I’m in the Holy Land and I’ll post about the amazing the Shuls and minyanim there in future weeks. Today I’ll discuss air travel davening dilemmas .
It started in JFK International at the gate. Our flight was for 6:00 pm and I saw a Mincha minyan at the gate with tentative plans for a right-after-sunset, Maariv. However, because boarding began, the Maariv never got off the ground. So I was faced with the classic plane davening dilemma, with a minyan or at you seat.
Among Ashkenazi poskim, the default seems to be to daven by yourself at your seat, so as not to disturb the crew or the passengers. However in this particular situation, I asked a steward if we could make a minyan in the middle galley. I said if it’s a problem, we wouldn’t do it. He said if we would wait until after dinner and didn’t block the aisle we could daven with aminyan. It worked out we and we made the Maariv with a minyan, despite a little turbulence during Shemoneh Esrai.
Shacharis on the plane was complicated by putting on Talis and Tefillin in a small space, and by the fact that there was a small time window starting from about 1:30 AM New York time within which to daven Shacharis. (If you’re travelling, you can go to myzmanim.comto see the davening times for your flight.) I decided to daven alone at my seat, but later in the flight there was a Shacharis minyan on the plane. It looked like it was uneventful and not disturbing to the passengers.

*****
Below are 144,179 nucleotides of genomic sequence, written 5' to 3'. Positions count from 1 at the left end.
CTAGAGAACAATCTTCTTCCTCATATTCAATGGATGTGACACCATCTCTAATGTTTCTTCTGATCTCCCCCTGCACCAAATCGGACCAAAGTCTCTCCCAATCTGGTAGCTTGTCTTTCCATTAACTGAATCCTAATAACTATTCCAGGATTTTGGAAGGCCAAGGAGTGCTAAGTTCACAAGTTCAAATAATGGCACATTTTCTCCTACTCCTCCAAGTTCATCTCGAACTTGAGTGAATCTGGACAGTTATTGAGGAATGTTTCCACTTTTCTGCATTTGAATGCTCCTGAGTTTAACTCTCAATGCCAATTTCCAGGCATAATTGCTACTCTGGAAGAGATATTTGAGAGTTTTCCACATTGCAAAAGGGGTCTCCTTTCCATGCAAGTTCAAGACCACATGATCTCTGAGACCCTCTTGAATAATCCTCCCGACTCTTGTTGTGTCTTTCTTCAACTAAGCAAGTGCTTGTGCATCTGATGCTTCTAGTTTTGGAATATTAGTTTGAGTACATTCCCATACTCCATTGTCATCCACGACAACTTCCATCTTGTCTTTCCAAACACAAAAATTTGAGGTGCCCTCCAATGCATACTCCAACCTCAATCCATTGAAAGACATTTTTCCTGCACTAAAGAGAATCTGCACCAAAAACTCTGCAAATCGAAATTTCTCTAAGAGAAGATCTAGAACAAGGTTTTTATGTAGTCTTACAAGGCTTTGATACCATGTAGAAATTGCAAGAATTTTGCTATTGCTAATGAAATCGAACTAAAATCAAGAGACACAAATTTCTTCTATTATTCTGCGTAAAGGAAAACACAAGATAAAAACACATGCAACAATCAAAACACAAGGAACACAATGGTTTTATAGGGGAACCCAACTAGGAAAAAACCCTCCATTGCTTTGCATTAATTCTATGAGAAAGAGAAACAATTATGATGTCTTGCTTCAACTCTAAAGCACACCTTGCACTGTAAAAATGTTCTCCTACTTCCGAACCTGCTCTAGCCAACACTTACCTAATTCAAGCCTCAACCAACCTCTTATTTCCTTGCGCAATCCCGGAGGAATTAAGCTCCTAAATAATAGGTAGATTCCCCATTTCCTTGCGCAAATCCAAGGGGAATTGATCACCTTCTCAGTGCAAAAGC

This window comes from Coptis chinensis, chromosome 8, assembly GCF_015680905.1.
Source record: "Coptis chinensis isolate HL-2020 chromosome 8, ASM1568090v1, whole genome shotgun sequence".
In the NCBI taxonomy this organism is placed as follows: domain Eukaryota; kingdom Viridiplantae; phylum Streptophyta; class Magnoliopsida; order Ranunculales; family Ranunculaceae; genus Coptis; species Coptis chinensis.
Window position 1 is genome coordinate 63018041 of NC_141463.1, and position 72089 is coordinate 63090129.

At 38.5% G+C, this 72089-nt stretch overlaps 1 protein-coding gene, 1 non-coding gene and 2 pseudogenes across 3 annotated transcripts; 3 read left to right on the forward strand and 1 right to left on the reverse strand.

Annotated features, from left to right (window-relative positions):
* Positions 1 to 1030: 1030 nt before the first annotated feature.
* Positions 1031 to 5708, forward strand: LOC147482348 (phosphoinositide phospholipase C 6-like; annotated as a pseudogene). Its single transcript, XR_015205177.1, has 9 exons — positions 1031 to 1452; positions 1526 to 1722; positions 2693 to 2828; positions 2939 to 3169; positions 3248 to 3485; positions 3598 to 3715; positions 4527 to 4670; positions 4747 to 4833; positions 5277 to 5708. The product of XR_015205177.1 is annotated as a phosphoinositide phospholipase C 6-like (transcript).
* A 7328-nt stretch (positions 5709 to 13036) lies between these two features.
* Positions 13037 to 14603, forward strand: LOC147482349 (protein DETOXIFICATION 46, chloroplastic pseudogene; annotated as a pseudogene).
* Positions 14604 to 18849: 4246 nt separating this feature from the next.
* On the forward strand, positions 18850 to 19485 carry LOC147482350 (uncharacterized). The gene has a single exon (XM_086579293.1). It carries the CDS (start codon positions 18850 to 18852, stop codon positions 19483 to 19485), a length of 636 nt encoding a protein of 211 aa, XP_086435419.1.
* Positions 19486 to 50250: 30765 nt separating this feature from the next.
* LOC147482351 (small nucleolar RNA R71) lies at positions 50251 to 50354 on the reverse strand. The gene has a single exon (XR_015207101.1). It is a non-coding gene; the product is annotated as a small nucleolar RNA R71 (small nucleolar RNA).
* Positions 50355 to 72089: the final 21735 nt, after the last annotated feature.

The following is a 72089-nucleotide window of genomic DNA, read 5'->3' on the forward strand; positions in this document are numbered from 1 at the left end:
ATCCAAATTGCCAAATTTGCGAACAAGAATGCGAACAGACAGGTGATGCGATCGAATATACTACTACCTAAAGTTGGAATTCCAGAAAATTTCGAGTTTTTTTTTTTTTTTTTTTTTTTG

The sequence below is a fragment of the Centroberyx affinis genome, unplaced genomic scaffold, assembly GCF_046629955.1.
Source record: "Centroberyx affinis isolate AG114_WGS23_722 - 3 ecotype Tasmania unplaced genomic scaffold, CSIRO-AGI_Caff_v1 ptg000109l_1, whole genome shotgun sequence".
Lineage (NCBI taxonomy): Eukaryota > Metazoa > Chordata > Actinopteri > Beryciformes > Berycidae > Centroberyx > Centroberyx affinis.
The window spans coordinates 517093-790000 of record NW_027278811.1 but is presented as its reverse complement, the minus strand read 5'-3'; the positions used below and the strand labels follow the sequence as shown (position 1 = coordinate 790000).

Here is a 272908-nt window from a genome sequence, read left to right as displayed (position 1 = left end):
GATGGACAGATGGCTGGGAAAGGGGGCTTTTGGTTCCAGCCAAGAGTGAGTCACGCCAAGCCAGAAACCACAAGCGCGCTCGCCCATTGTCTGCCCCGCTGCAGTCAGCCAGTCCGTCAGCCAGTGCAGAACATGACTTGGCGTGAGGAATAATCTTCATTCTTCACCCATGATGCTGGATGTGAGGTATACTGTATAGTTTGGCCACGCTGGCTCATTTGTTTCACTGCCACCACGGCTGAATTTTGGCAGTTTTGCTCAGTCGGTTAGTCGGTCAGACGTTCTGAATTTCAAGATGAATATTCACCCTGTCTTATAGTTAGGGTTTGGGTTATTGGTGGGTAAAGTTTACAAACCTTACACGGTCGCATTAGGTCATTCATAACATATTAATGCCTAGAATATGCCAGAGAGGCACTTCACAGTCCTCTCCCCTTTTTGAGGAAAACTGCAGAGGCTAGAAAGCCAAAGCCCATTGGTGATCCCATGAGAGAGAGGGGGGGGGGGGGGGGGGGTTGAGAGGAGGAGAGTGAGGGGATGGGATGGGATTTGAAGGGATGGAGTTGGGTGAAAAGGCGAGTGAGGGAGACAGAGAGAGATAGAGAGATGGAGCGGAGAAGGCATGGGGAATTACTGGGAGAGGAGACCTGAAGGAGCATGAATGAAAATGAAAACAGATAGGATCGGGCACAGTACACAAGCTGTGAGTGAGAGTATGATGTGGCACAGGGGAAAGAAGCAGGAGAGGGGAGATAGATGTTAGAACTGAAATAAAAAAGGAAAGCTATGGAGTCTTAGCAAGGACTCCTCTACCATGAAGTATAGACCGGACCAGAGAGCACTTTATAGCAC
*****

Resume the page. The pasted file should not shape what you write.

If you usually try to daven with a minyan, road trips can be a challenge. You need to carefully evaluate the situation to decided when to go it alone.
3 thoughts on “Dilemmas of Air Travel Davening”
Rebbeim from both of the shules where I davened in America (pre-aliyah) and my rav here in Israel all say that one should daven at the seat when flying. I tried davening with a minyan once last year, but it was huge and impossible to hear anything. I’ll stick to davening at my seat.
Rabbi Shlomoh Zalman Auerbach, Halichos Shlomoh, 1:95-96:
It is better to pray Shemoneh Esrai sitting down than to stand in the aisle
of an airplane, both because of concentration and consideration of others.
SOURCE: Relevance Pirkei Avot (page 107)
by Rabbi Dan Roth, year 2007 CE, Feldheim Publishers
Rabbi Shlomoh Zalman Auerbach was born 1910 CE and died in 1995 CE.
Sefer Chasidim, chapter 18:
If you are sitting in a ship or wagon, then stand and pray if you are able to.
And if not, then sit in your place and pray.
Rabbi Yehudah HaChasid was born 1150 CE and died in 1217 CE.
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